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Default Surrogacy laws are a Band-Aid, not a Cure

This column first appeared in the San Antonio Express News on September 27, 2016. 

Dear Mr. Premack: My elderly sister, who is widowed, has recently been hospitalized. My wife and I (and our children) are her only living relatives. We have looked through her home to finds any legal documents, especially a Medical Power of Attorney, but have not located them. She may not have ever seen an attorney. Is there a way that I can assist with her medical care short of becoming her court-appointed Guardian? – NR

In these limited circumstances, people need to call on their state’s Surrogate Consent Statute. Our book Thinking Beyond Tomorrow, discusses among many other issues, Advance Directives and Surrogate Consent Statutes. Here is an except that answers your question:

As of 2014, most state legislatures have adopted a Default Surrogate Consent Statute to control who can provide informed consent for an incapacitated adult. Default Surrogate Consent Statutes (DSCS) serve two purposes. First, the DSCS facilitates rapid access to informed consent. Second, the DSCS alleviates the need for Guardianship in most medical scenarios. In many cases, this removes the burden from the courts and reduces the amount of time necessary to find a surrogate which can save patient’s lives.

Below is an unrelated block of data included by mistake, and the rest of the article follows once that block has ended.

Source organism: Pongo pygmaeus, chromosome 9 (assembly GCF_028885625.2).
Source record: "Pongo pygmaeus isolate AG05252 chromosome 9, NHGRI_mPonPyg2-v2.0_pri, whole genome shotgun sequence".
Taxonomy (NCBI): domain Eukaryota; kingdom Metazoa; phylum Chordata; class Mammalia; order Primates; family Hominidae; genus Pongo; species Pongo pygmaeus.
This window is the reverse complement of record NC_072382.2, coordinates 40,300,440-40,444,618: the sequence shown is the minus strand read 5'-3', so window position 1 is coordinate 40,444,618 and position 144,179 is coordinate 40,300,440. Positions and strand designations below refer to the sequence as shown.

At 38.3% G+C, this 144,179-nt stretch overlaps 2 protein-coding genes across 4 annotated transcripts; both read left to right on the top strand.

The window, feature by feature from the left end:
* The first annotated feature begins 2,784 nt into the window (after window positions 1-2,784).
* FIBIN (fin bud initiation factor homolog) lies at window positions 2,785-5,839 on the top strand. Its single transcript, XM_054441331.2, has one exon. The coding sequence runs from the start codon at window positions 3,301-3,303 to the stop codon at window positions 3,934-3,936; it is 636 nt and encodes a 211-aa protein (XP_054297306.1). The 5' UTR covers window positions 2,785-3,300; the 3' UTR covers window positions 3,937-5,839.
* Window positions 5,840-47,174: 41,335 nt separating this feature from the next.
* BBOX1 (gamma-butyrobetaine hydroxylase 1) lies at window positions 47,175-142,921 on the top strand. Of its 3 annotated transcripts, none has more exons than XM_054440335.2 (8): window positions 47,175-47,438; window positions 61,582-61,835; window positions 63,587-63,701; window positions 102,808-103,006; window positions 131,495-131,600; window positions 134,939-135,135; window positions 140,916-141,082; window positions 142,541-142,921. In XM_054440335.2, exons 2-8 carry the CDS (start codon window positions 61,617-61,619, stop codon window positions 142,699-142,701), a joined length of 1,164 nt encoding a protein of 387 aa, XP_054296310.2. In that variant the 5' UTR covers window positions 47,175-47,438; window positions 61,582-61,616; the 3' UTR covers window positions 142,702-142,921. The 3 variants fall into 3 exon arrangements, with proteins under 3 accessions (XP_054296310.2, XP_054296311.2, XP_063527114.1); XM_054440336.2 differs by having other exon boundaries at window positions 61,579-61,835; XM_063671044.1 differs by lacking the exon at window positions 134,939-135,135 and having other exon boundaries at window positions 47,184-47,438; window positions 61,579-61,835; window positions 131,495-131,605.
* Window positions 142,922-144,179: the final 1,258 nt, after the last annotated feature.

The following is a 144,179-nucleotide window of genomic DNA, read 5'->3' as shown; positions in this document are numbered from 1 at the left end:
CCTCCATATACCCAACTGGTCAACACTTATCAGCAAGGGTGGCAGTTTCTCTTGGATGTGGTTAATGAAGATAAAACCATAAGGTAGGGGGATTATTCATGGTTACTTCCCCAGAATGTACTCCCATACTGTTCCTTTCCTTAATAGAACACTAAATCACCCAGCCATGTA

Default surrogacy laws do not require any action by the patient. They come into effect immediately when a doctor decides the patient cannot provide their own medical consent. Once that decision is made, the patient’s surrogate steps in to provide informed consent on the patient’s behalf.

The Texas Consent to Medical Treatment Act (CMTA) serves well as a model Default Surrogate Consent Statute. The CMTA provides a list of state-selected surrogates who may give informed consent for an incapacitated patient. They are, in order of priority and availability:

  1. The patient’s spouse;

  2. The patient’s children. A sole child may act if they have written permission from the other children to act alone. If the children have not selected a representative, medical decisions will be made by majority vote among the children;

  3. The patient’s parents, if still living;

  4. Someone the patient “clearly identified” before becoming ill;

  5. Any other living relative; and

  6. Any member of the clergy, whether or not you know that person.

If the patient lacks next-of-kin, their legal proxy is increasingly remote and the statute’s last resort is a clergy member (i.e., staff clergy at the hospital.) The clergy member may never have met the patient, and the CMTA does not take into account the patient’s faith and that it may be different from the available clergy, or that the patient may be an atheist or agnostic. Thankfully, the clergy provision of the CMTA is unique among state DSCS. No other state allows a member of the clergy to provided informed consent for an incapacitated patient.

You are her nearest next-of-kin, so the Texas CMTA will allow you to make her medical decisions, without Guardianship, while she is institutionalized. The law no longer applies if she recuperates enough to return home, in which case it is best for her to consult with her attorney to actively select an agent with a Medical Power of Attorney.


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